Lewis Hamilton was a happy man after reclaiming the lead in the Formula One championship with a simple win at the revived French Grand Prix, but others were less than impressed with the Paul Ricard track. Mercedes driver Hamilton coasted to the line from pole to overtake Ferrari's Sebastian Vettel at the top of the drivers' standings with 145 points from eight races compared to the German's 131. Vettel ended up fifth after battling back from an error which caused a first lap collision at Paul Ricard - hosting a grand prix for the first time since 1990.
Having not won in two races, Hamilton made some changes for France while Mercedes also switched engines and the overall package worked perfectly on a track where teams had very little data.
"When you're constructive and criticize yourself, approach a challenge with new methods and a new-found determination, it's a great feeling to then get the result," the British world champion said. "The fresh engine put us back in line with everyone else who took a new power unit in Canada and everybody in the team should be feeling happy."
Fans and others stuck in huge traffic jams to reach and leave the Paul Ricard circuit near Marseille were not so pleased. Bringing a grand prix back to a circuit which had not hosted an F1 race in 28 years was always going to have difficulties. Magny-Cours last held the French Grand Prix 10 years ago but was deemed too remote after poor attendances.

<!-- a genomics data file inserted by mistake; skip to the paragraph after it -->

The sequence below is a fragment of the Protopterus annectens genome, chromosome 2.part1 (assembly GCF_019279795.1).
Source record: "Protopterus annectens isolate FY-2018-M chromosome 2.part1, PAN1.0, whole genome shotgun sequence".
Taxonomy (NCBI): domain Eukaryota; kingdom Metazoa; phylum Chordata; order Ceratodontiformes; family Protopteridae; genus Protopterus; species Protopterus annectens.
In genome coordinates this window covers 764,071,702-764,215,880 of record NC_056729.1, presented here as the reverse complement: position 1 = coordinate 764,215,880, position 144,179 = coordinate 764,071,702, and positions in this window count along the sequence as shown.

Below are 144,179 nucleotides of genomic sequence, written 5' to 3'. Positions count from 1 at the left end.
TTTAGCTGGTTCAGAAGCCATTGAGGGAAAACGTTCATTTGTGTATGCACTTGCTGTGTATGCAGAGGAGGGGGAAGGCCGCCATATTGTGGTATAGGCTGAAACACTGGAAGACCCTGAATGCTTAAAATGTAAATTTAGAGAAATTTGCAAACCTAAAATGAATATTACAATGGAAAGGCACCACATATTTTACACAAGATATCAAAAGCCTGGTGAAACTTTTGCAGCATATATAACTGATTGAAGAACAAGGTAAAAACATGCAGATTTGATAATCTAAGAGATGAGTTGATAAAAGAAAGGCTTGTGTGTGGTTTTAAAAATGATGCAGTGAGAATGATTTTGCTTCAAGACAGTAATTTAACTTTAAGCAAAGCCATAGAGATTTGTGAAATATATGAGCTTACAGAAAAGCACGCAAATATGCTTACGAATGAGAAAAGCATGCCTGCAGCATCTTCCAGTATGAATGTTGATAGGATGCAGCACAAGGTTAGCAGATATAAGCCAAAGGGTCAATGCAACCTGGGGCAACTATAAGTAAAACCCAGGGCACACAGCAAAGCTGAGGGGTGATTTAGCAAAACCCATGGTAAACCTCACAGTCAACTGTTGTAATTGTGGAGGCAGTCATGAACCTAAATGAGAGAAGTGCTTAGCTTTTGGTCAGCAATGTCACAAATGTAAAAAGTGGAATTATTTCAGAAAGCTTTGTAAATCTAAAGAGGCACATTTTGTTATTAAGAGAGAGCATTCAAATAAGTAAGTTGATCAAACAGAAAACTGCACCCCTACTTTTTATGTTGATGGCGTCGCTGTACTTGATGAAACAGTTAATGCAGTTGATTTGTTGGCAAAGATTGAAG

Paul Ricard was seen as the answer but the traffic queues were too much and many vented their frustration on social media. Another problem with the track affected television viewers, who complained that the big fluorescent blue lines which covered a lot of the overly wide run-off areas were hugely off-putting. At times it was difficult to tell where the track was.
That excuse could not be used by Vettel, who was slow to brake and clipped Valtteri Bottas' Mercedes at the first corner. The safety car was employed and Vettel pitted for a new car nose while Bottas drove almost on a wheel rim to get to the garage with his tire destroyed. Vettel received a five-second time penalty but did well to get back up to fifth.
Fortunately, we could continue racing, we had a good car in the race, but the outcome was not what we wanted," he said. "It was my fault, but now let's move on and think about next weekend." F1 returns after just a week with the teams moving on to Austria, before another short break ahead of the British Grand Prix.